There has perhaps not been a more important time to hone our understanding of the current state of ecological health and function of the Wasatch Mountains and the wildlife that live here.
The Wasatch sustains 9 million visitors a year, which is about the same as that of the “mighty five” Utah national parks. Currently many planning processes and opportunities to shape the future of the central Wasatch are unfolding, ranging from the Central Wasatch National Conservation and Recreation Area legislation, transportation solutions from the recent blue print of the Central Wasatch Mountain Accord, and other national forest planning opportunities.
The greater Salt Lake area is predicted to experience a 40 percent increase in human population in the next 25 years, and with that will come predictable increases in human pressure on this fragile range.
At the same time, and like never before, our state and federal land and wildlife management agencies have their budgets slashed, hiring frozen and staff worked thin. Without proper resources, our public lands and wildlife resources are at serious risk of being degraded and diminished. We need the community’s help to protect our critical natural resources and natural heritage.
Community Scientists (also known as Citizen Scientists) are community members that are trained to collect data. They don’t need a degree or expertise, just dedication. With the data Community Scientists collect, we can positively affect our public lands and wildlife.
Wildlife in the Wasatch Mountains live in one of the most highly-trafficked national forests in the country and next to one of the fastest growing cities in the nation. Yet, we know very little about what Wasatch wildlife need to sustain their populations. This year, a partnership including the University of Utah, Wild Utah Project, Utah Natural History Museum and more than 200 Community Scientists began studying the Wasatch’s wildlife with the goal of learning about critical habitats and movement corridors.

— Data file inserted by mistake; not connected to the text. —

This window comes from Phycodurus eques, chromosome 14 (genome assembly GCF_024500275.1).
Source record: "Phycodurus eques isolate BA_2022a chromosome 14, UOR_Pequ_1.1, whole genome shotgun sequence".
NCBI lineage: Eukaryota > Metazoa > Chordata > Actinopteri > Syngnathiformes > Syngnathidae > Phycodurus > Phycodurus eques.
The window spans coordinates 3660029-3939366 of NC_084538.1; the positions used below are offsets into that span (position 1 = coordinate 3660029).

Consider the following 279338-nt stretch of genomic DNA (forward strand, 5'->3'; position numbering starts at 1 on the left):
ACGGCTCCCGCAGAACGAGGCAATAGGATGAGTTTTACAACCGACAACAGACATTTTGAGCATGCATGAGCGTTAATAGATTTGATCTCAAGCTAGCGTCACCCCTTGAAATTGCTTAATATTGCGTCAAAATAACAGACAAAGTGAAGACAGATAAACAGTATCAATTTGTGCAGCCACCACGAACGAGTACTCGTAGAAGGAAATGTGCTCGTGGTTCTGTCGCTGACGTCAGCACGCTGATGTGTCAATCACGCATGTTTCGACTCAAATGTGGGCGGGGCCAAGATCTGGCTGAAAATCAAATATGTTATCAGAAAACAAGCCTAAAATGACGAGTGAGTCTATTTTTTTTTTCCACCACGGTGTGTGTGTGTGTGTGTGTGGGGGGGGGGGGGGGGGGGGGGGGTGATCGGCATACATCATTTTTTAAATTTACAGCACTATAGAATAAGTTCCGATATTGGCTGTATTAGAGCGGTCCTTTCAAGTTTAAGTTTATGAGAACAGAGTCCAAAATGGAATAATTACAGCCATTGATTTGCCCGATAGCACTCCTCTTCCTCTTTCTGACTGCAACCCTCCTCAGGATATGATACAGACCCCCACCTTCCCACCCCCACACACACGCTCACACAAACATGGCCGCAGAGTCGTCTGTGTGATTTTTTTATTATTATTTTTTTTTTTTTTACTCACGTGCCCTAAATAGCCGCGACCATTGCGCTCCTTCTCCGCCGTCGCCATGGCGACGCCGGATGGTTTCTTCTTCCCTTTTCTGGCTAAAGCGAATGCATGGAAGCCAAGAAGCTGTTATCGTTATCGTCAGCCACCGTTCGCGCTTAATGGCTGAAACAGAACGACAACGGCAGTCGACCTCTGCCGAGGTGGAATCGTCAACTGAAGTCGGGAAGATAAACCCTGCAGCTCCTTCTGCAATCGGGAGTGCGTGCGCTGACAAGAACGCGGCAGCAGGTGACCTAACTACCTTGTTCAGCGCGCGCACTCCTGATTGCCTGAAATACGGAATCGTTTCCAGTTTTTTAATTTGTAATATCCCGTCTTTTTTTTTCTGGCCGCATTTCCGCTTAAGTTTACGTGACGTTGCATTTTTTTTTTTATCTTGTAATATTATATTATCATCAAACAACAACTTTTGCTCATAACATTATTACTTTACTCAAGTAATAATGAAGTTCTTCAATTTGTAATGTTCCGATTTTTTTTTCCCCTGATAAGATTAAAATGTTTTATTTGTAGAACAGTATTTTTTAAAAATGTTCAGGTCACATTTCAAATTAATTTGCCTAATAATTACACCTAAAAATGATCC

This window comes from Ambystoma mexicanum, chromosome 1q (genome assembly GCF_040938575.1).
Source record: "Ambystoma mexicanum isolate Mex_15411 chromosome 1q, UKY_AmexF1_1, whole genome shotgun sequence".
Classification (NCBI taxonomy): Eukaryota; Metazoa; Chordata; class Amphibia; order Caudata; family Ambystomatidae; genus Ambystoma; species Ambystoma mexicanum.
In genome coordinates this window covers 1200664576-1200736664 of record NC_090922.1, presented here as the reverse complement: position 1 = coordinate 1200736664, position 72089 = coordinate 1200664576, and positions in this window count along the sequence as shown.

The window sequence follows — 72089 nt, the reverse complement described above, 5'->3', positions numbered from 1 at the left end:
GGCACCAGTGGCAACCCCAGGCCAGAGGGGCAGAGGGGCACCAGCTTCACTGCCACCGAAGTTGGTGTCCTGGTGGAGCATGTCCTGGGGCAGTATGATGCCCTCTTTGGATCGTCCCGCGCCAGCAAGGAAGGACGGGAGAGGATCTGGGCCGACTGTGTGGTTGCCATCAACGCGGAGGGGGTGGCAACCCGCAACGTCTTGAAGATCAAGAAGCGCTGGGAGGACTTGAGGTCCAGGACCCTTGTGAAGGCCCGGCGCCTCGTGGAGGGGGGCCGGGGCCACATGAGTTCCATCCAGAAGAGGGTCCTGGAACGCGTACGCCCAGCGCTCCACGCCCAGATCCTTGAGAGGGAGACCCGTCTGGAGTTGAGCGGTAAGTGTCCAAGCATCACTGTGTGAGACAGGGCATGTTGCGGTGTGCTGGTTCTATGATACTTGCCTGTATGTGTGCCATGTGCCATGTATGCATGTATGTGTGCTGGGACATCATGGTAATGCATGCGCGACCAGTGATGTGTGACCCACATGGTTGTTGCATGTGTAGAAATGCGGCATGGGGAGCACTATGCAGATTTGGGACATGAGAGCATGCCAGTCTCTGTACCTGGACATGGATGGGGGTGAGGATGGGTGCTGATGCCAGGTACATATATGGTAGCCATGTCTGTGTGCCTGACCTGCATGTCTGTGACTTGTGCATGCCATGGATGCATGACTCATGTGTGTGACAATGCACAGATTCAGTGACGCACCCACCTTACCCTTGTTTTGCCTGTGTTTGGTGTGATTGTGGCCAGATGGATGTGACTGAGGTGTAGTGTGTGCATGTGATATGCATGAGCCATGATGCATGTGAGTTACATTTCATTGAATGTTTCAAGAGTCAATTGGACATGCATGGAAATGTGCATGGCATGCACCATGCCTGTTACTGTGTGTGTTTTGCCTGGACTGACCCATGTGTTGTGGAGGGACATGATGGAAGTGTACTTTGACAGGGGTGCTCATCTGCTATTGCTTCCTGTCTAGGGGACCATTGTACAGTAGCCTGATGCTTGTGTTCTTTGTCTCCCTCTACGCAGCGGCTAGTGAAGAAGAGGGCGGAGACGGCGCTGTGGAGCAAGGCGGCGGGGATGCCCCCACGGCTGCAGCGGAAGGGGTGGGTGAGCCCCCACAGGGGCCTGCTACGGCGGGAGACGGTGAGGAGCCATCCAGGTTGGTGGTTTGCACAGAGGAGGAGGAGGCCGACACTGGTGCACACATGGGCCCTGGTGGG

Community Scientists deployed trail cameras and are now helping analyze nearly a million images including moose, elk, mule deer, and cougar. Each image will be used to understand the most important habitats and movement pathways for these animals. The study is designed to help us learn how current human activities and influences in the Wasatch are affecting these habitats and pathways. This will help better inform management of not only our Wasatch wildlife, but also the transportation and other planning solutions that are underway, thus helping these projects avoid impacts to our wildlife.
Without Community Scientists, research like the Wasatch wildlife study is not possible. Leveraging Community Science to collect crucial information on ecological data gaps is a win-win for local stakeholders and land and wildlife management agencies alike. Especially now, as agency budgets are so lean and conservation science is sometimes given short shrift, we think the positive partnerships grounded in volunteer Community Science efforts can help bridge these gaps, fostering positive results for Utah’s natural resources.
We encourage you to be a Community Scientist and help play a role in conserving our natural heritage. Learn more at https://www.wildutahproject.org/citizen-science/ .
Austin Green is a Ph.D. student in the Biodiversity and Conservation Ecology Lab at the University of Utah, studying how human activity affects wildlife occurrence and behavior. Allison Jones is a conservation biologist and director of the Wild Utah Project, which is orchestrating the Community Science volunteer effort for the Wasatch trail camera study.